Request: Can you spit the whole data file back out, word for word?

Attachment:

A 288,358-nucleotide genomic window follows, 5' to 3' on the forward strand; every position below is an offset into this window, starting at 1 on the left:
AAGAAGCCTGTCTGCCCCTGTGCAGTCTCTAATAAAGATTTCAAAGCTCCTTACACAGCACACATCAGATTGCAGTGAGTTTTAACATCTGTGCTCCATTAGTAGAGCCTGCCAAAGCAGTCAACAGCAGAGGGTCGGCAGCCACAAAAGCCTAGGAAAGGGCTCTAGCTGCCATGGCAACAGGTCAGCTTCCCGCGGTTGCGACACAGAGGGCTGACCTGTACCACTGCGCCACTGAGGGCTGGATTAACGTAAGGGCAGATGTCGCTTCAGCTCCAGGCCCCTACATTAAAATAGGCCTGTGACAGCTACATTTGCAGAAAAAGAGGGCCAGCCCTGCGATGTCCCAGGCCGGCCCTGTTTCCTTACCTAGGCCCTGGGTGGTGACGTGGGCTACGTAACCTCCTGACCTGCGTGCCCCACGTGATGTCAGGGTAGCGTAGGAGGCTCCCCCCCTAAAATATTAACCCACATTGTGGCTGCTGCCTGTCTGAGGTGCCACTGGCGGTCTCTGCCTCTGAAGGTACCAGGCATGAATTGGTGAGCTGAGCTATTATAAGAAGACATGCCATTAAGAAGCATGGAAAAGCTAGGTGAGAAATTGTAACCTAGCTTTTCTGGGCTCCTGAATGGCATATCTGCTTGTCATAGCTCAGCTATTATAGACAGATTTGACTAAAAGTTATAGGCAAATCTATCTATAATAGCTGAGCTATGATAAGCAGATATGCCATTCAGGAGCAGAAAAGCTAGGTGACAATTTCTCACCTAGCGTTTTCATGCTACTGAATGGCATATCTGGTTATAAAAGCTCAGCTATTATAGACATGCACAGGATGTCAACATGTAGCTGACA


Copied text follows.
A 288,358-nucleotide genomic window follows, 5' to 3' on the forward strand; every position below is an offset into this window, starting at 1 on the left:
AAGAAGCCTGTCTGCCCCTGTGCAGTCTCTAATAAAGATTTCAAAGCTCCTTACACAGCACACATCAGATTGCAGTGAGTTTTAACATCTGTGCTCCATTAGTAGAGCCTGCCAAAGCAGTCAACAGCAGAGGGTCGGCAGCCACAAAAGCCTAGGAAAGGGCTCTAGCTGCCATGGCAACAGGTCAGCTTCCCGCGGTTGCGACACAGAGGGCTGACCTGTACCACTGCGCCACTGAGGGCTGGATTAACGTAAGGGCAGATGTCGCTTCAGCTCCAGGCCCCTACATTAAAATAGGCCTGTGACAGCTACATTTGCAGAAAAAGAGGGCCAGCCCTGCGATGTCCCAGGCCGGCCCTGTTTCCTTACCTAGGCCCTGGGTGGTGACGTGGGCTACGTAACCTCCTGACCTGCGTGCCCCACGTGATGTCAGGGTAGCGTAGGAGGCTCCCCCCCTAAAATATTAACCCACATTGTGGCTGCTGCCTGTCTGAGGTGCCACTGGCGGTCTCTGCCTCTGAAGGTACCAGGCATGAATTGGTGAGCTGAGCTATTATAAGAAGACATGCCATTAAGAAGCATGGAAAAGCTAGGTGAGAAATTGTAACCTAGCTTTTCTGGGCTCCTGAATGGCATATCTGCTTGTCATAGCTCAGCTATTATAGACAGATTTGACTAAAAGTTATAGGCAAATCTATCTATAATAGCTGAGCTATGATAAGCAGATATGCCATTCAGGAGCAGAAAAGCTAGGTGACAATTTCTCACCTAGCGTTTTCATGCTACTGAATGGCATATCTGGTTATAAAAGCTCAGCTATTATAGACATGCACAGGATGTCAACATGTAGCTGACA